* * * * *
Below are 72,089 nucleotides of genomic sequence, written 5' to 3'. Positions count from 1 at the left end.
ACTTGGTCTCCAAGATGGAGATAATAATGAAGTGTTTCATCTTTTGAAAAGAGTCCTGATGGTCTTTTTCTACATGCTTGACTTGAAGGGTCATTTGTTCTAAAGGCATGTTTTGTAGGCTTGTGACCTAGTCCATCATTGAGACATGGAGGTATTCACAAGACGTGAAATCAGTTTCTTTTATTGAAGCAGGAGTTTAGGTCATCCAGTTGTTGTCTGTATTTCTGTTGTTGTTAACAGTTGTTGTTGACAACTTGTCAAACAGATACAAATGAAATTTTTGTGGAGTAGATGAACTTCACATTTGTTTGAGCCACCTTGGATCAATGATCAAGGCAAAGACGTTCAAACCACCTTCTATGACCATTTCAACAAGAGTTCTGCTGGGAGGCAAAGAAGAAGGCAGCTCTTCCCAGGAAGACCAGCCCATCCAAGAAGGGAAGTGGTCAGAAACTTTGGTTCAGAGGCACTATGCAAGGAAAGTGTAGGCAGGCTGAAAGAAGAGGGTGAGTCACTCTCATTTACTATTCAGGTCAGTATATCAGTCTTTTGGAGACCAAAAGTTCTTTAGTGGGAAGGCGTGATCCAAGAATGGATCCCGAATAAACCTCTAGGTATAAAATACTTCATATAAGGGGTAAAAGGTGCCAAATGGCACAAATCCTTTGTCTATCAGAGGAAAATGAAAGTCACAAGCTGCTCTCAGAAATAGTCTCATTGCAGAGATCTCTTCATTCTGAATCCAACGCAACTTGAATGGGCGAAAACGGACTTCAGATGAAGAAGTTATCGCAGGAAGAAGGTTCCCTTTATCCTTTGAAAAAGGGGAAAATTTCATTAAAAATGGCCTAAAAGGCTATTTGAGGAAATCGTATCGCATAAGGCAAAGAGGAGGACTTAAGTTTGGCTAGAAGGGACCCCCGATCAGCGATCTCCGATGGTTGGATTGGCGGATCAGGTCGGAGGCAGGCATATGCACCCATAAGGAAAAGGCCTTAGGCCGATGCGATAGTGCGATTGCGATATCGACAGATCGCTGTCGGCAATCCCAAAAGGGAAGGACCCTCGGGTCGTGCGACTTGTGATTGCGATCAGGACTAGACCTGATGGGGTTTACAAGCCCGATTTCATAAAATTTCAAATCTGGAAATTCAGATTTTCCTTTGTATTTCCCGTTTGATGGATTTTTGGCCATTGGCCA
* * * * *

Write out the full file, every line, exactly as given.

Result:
Below are 72,089 nucleotides of genomic sequence, written 5' to 3'. Positions count from 1 at the left end.
ACTTGGTCTCCAAGATGGAGATAATAATGAAGTGTTTCATCTTTTGAAAAGAGTCCTGATGGTCTTTTTCTACATGCTTGACTTGAAGGGTCATTTGTTCTAAAGGCATGTTTTGTAGGCTTGTGACCTAGTCCATCATTGAGACATGGAGGTATTCACAAGACGTGAAATCAGTTTCTTTTATTGAAGCAGGAGTTTAGGTCATCCAGTTGTTGTCTGTATTTCTGTTGTTGTTAACAGTTGTTGTTGACAACTTGTCAAACAGATACAAATGAAATTTTTGTGGAGTAGATGAACTTCACATTTGTTTGAGCCACCTTGGATCAATGATCAAGGCAAAGACGTTCAAACCACCTTCTATGACCATTTCAACAAGAGTTCTGCTGGGAGGCAAAGAAGAAGGCAGCTCTTCCCAGGAAGACCAGCCCATCCAAGAAGGGAAGTGGTCAGAAACTTTGGTTCAGAGGCACTATGCAAGGAAAGTGTAGGCAGGCTGAAAGAAGAGGGTGAGTCACTCTCATTTACTATTCAGGTCAGTATATCAGTCTTTTGGAGACCAAAAGTTCTTTAGTGGGAAGGCGTGATCCAAGAATGGATCCCGAATAAACCTCTAGGTATAAAATACTTCATATAAGGGGTAAAAGGTGCCAAATGGCACAAATCCTTTGTCTATCAGAGGAAAATGAAAGTCACAAGCTGCTCTCAGAAATAGTCTCATTGCAGAGATCTCTTCATTCTGAATCCAACGCAACTTGAATGGGCGAAAACGGACTTCAGATGAAGAAGTTATCGCAGGAAGAAGGTTCCCTTTATCCTTTGAAAAAGGGGAAAATTTCATTAAAAATGGCCTAAAAGGCTATTTGAGGAAATCGTATCGCATAAGGCAAAGAGGAGGACTTAAGTTTGGCTAGAAGGGACCCCCGATCAGCGATCTCCGATGGTTGGATTGGCGGATCAGGTCGGAGGCAGGCATATGCACCCATAAGGAAAAGGCCTTAGGCCGATGCGATAGTGCGATTGCGATATCGACAGATCGCTGTCGGCAATCCCAAAAGGGAAGGACCCTCGGGTCGTGCGACTTGTGATTGCGATCAGGACTAGACCTGATGGGGTTTACAAGCCCGATTTCATAAAATTTCAAATCTGGAAATTCAGATTTTCCTTTGTATTTCCCGTTTGATGGATTTTTGGCCATTGGCCA